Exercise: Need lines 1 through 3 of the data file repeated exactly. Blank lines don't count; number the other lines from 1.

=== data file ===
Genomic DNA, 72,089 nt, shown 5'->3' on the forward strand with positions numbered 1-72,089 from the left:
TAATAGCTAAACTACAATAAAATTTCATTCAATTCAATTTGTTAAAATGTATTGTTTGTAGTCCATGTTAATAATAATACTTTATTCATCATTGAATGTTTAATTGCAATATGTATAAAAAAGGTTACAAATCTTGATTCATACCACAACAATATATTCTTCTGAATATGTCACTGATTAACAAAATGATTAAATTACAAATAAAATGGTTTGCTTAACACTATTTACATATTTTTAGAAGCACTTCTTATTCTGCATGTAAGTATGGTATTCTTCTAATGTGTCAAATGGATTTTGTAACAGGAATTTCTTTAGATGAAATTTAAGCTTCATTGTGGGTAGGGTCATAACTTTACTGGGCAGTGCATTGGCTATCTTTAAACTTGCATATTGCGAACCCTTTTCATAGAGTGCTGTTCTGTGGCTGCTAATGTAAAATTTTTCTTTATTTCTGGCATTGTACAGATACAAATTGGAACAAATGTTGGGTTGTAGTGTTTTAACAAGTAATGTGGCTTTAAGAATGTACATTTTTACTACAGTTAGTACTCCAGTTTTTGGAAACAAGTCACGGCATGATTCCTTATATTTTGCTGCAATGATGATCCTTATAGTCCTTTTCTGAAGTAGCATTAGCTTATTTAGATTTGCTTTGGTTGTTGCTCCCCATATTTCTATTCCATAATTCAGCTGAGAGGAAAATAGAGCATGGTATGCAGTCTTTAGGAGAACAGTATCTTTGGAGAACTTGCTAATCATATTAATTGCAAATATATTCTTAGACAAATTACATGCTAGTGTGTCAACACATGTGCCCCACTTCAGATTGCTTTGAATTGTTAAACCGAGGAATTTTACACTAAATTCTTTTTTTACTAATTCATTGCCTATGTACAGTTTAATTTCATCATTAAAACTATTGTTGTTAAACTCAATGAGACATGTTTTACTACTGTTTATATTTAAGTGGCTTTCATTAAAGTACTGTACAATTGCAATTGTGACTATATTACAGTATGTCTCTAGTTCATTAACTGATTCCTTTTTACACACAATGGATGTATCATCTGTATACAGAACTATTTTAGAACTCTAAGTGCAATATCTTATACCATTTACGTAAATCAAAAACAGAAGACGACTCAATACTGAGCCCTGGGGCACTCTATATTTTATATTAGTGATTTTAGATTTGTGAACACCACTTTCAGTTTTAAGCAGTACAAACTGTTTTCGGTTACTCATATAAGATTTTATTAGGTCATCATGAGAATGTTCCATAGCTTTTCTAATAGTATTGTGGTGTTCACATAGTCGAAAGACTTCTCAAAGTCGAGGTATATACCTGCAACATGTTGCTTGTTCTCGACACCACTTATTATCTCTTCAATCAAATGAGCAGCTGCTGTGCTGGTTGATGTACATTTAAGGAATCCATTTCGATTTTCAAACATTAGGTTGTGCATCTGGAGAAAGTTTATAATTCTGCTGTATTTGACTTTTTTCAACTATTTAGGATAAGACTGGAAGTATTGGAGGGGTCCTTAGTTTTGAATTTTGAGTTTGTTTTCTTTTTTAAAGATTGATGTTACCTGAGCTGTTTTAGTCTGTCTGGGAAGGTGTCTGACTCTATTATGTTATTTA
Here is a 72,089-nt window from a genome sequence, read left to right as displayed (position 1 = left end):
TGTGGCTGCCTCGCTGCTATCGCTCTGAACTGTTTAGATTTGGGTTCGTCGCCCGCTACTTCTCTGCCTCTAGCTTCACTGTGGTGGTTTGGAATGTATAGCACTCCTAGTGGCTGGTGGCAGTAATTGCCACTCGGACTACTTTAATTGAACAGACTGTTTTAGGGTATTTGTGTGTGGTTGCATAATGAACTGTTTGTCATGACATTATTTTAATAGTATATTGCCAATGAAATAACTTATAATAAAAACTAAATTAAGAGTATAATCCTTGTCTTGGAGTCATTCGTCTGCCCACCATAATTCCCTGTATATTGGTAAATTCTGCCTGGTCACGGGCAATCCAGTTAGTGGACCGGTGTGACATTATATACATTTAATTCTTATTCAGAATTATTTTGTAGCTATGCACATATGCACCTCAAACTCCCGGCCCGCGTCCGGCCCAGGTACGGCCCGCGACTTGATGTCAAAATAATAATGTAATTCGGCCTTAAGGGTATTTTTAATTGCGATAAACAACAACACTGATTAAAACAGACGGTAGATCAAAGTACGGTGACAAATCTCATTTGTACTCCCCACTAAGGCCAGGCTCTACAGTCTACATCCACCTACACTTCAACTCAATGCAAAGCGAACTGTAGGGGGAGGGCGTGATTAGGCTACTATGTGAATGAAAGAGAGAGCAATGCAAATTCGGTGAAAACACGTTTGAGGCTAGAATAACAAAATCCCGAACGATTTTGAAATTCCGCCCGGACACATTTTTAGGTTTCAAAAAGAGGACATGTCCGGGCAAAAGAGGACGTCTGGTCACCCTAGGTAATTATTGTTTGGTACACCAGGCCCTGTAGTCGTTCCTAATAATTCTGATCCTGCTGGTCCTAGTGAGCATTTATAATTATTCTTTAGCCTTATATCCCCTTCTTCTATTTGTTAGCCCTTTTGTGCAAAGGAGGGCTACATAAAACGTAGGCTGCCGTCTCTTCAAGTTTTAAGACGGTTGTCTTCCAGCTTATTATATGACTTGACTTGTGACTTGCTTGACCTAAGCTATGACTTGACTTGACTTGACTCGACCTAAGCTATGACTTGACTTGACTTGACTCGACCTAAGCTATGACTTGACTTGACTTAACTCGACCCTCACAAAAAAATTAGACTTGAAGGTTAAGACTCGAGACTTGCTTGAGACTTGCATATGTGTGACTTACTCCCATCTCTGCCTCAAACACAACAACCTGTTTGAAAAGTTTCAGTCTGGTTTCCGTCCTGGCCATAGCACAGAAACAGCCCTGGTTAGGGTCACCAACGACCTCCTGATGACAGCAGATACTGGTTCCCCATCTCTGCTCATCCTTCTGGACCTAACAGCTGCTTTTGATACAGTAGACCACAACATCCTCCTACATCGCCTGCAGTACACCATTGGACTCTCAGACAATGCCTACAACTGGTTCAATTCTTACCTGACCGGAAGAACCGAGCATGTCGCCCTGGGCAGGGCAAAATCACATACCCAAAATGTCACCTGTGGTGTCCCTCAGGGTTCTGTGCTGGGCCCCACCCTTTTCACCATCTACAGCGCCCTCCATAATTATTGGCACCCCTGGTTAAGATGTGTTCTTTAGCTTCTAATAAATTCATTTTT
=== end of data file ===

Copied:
Genomic DNA, 72,089 nt, shown 5'->3' on the forward strand with positions numbered 1-72,089 from the left:
TAATAGCTAAACTACAATAAAATTTCATTCAATTCAATTTGTTAAAATGTATTGTTTGTAGTCCATGTTAATAATAATACTTTATTCATCATTGAATGTTTAATTGCAATATGTATAAAAAAGGTTACAAATCTTGATTCATACCACAACAATATATTCTTCTGAATATGTCACTGATTAACAAAATGATTAAATTACAAATAAAATGGTTTGCTTAACACTATTTACATATTTTTAGAAGCACTTCTTATTCTGCATGTAAGTATGGTATTCTTCTAATGTGTCAAATGGATTTTGTAACAGGAATTTCTTTAGATGAAATTTAAGCTTCATTGTGGGTAGGGTCATAACTTTACTGGGCAGTGCATTGGCTATCTTTAAACTTGCATATTGCGAACCCTTTTCATAGAGTGCTGTTCTGTGGCTGCTAATGTAAAATTTTTCTTTATTTCTGGCATTGTACAGATACAAATTGGAACAAATGTTGGGTTGTAGTGTTTTAACAAGTAATGTGGCTTTAAGAATGTACATTTTTACTACAGTTAGTACTCCAGTTTTTGGAAACAAGTCACGGCATGATTCCTTATATTTTGCTGCAATGATGATCCTTATAGTCCTTTTCTGAAGTAGCATTAGCTTATTTAGATTTGCTTTGGTTGTTGCTCCCCATATTTCTATTCCATAATTCAGCTGAGAGGAAAATAGAGCATGGTATGCAGTCTTTAGGAGAACAGTATCTTTGGAGAACTTGCTAATCATATTAATTGCAAATATATTCTTAGACAAATTACATGCTAGTGTGTCAACACATGTGCCCCACTTCAGATTGCTTTGAATTGTTAAACCGAGGAATTTTACACTAAATTCTTTTTTTACTAATTCATTGCCTATGTACAGTTTAATTTCATCATTAAAACTATTGTTGTTAAACTCAATGAGACATGTTTTACTACTGTTTATATTTAAGTGGCTTTCATTAAAGTACTGTACAATTGCAATTGTGACTATATTACAGTATGTCTCTAGTTCATTAACTGATTCCTTTTTACACACAATGGATGTATCATCTGTATACAGAACTATTTTAGAACTCTAAGTGCAATATCTTATACCATTTACGTAAATCAAAAACAGAAGACGACTCAATACTGAGCCCTGGGGCACTCTATATTTTATATTAGTGATTTTAGATTTGTGAACACCACTTTCAGTTTTAAGCAGTACAAACTGTTTTCGGTTACTCATATAAGATTTTATTAGGTCATCATGAGAATGTTCCATAGCTTTTCTAATAGTATTGTGGTGTTCACATAGTCGAAAGACTTCTCAAAGTCGAGGTATATACCTGCAACATGTTGCTTGTTCTCGACACCACTTATTATCTCTTCAATCAAATGAGCAGCTGCTGTGCTGGTTGATGTACATTTAAGGAATCCATTTCGATTTTCAAACATTAGGTTGTGCATCTGGAGAAAGTTTATAATTCTGCTGTATTTGACTTTTTTCAACTATTTAGGATAAGACTGGAAGTATTGGAGGGGTCCTTAGTTTTGAATTTTGAGTTTGTTTTCTTTTTTAAAGATTGATGTTACCTGAGCTGTTTTAGTCTGTCTGGGAAGGTGTCTGACTCTATTATGTTATTTA
Here is a 72,089-nt window from a genome sequence, read left to right as displayed (position 1 = left end):